Wednesday, February 2, 2011


It has been two nights since I left. No gunfire to put me to sleep. Instead I wake up in the comforts of a snow encrusted Prague, and some resemblance of a routine. I am watching the country I enjoyed so much fall apart from the safety of a Czech beer and a leather chair. I am no longer in the regime imposed stone-age I was in. There are times when I lament how connected I am, and then when I do not have any connection, as was the case when internet and phones were shut down by the regime for days, one comes out with a new appreciation.
I learned I can survive under even harsher circumstances than what I thought. Gunfire, stone age living, and the unknown sure help one grow up. I learned of a truly neighborly and compassionate lifestyle, that men would arm themselves to protect their families, property and friends. This is thankfully not a distinctly American value, but shared by those who seem so distant from us. That distance gap greatly shrunk when I saw the struggle these people went through. When we go abroad we notice how different things are, but we seem to see how much alike we really are. For once it wasn’t about making an extra buck, or ferrying tourists to old piles of rock. It was about freedom and choice.
I was very pleased with my packing job, which leads to my next one. The plan is to hopefully head to the Gulf for more Arabic, but certain people need to give clearance first for that. If not I will head back to Drake. Now I wait and as I look out on the snow next to the tarmac, I reflect.
I marveled at the pyramids. I listened to Jimmy Buffett by the Mediterranean Sea. The hookah smoke rings were formed, and prices expertly slashed with a look and a few Arabic phrases. Entire conversations were had with me in the Arabic corner, and an Egyptian representing the English language, which later turned to all Arabic, and a smile to my linguistic competence. We can judge places from an air-conditioned tourist bus, send a few postcards and then return to our western hotels and call it “travelling.” Every once in a while comes the opportunity to get off the beaten path and to see something different and real. I am not sure what words if any can best describe what we saw differently than our counterparts holed up in a 5-star but to sum it up I would use “heart.” I got to truly see the heart of a city, which expanded to the heart of a nation.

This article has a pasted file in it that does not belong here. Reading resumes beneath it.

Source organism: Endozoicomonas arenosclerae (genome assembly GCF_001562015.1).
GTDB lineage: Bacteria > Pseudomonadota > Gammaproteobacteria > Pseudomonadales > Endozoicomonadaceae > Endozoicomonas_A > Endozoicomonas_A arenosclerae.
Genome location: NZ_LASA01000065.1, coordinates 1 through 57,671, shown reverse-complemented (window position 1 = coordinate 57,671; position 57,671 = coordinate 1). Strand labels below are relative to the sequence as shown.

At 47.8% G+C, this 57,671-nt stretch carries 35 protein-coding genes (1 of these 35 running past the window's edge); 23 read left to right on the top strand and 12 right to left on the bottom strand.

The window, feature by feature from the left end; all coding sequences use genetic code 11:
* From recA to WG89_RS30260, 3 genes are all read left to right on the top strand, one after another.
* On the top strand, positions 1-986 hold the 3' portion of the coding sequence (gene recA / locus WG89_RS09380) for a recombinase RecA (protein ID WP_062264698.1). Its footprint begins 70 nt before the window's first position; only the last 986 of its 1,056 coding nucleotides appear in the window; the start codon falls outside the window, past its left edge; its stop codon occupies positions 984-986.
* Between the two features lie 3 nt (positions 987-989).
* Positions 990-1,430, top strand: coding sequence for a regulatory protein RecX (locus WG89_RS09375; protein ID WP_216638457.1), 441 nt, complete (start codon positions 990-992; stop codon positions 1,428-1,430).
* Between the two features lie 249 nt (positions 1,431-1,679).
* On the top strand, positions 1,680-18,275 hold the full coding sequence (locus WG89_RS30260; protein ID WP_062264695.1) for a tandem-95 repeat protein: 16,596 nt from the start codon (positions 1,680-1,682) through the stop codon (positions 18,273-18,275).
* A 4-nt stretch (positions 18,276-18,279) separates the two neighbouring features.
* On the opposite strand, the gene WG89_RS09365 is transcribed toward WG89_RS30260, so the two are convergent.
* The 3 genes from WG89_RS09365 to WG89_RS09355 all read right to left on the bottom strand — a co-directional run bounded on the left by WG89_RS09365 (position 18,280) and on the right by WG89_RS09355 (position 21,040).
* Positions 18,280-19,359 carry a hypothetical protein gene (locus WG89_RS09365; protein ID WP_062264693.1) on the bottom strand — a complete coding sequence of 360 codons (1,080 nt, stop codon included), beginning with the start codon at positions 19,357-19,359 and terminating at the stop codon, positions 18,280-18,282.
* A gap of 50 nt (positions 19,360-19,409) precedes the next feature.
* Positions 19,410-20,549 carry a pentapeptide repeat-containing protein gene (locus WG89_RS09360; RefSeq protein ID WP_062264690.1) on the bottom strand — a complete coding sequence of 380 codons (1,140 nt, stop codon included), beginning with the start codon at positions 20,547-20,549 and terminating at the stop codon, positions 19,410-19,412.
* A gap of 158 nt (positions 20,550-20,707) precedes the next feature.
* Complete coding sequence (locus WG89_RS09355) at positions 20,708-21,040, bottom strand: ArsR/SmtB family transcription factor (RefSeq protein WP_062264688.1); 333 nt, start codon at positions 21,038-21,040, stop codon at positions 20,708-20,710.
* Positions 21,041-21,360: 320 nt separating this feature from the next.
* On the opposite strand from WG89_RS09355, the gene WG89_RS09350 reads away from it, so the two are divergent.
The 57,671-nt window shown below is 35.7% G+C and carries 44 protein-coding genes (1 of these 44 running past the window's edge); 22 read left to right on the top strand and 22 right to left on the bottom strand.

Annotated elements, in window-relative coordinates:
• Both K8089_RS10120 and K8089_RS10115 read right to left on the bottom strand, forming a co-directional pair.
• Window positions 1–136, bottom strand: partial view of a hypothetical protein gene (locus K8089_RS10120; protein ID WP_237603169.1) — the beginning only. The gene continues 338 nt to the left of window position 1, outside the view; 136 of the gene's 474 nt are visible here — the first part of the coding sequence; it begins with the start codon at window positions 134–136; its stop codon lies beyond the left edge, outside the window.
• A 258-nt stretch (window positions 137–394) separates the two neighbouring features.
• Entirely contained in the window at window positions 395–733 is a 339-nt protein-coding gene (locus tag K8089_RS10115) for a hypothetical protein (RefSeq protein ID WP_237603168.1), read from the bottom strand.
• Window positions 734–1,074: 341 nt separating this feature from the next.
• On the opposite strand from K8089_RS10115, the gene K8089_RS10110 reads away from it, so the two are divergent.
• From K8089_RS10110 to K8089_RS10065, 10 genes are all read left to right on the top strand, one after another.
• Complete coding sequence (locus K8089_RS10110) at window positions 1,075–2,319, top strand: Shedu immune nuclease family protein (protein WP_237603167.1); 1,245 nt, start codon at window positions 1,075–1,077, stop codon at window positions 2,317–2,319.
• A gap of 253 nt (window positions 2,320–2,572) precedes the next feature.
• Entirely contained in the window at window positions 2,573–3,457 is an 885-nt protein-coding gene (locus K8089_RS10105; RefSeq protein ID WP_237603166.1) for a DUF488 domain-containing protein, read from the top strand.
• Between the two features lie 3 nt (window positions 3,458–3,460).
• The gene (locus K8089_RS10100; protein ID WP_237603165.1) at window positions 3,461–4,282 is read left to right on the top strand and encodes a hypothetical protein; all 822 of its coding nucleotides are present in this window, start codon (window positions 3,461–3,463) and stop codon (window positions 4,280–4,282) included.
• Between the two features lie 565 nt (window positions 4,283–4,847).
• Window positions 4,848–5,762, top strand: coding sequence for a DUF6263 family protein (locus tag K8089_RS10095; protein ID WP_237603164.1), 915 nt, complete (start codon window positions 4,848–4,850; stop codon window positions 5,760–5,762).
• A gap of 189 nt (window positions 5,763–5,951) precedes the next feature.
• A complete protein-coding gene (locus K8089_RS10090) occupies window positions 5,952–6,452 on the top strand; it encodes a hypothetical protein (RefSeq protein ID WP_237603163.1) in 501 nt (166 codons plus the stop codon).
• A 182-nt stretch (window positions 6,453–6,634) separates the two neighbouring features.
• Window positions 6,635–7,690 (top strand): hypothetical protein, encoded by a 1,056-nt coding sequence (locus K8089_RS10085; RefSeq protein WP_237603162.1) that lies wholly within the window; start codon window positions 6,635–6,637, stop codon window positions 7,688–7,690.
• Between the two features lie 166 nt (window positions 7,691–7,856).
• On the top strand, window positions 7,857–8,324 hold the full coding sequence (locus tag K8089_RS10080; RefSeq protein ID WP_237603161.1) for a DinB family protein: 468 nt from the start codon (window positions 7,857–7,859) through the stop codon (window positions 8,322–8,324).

I spent 12 days in the sandbox. I pulled out 4 months shorter than I had planned, with a little less clothing, but so much more in memories.

1 comment:

Terrell said...

Got this from my sister is in Cairo. (BTW, I like your jersey, I might still have one with the same Greek letters ... doesn't fit anymore.

Good morning,
Our internet has been on for a few hours. We thought that might be enough to get all the protestors to go home.
On the news the only place they show is Tahrir. The rest of Cairo is much different. Where I live the atmosphere was much different than the past few days. People are much more relaxed. More stores were open, people weren't buying groceries for a week or two, some cars were waving flags.
There have been lots of people downtown but most Cairenes were at their homes. They worked together to protect their homes. Muslims and Christians were together. The people I talked to said most of their neighbors don't want President Mubarak to leave now. Some like him and would even like him to run again. Most think it is time for him to leave but think he's done a good job for Egypt. They don't want him to leave immediately because that could leave Egypt in a bad situation since there is no one ready - and no one knows enough about anyone to know if they might make a good president.
I don't know where the horses or camels in Tahrir now came from. The army has told people to leave and many have. I don't know if the trouble makers are the ones left or what.
Our curfew has changed. I thought it was for tomorrow but I guess it was today that we could be out until 5pm. The curfew has not been striclty enforced - or enforced at all. The friends I was with the last two nights are on a sort of main road. The wife and I were watching the street from the roof for a while and at 7 - 8pm there were a lot more cars than I expected. The men of the neighborhood had arranged several check points. In front of my friends building was one. The men stopped all the cars, checked the trunks for any kind of weapon and checked car registrations to make sure the car wasn't stolen. there was another check pt in another 150 yards and another one a bit later. They gave the cars a password to tell the next checkpt so they wouldn't have to check trunks and registrations again. And everybody cooperated with these "police".
Really other than Tahrir, Cairo has been peaceful today.

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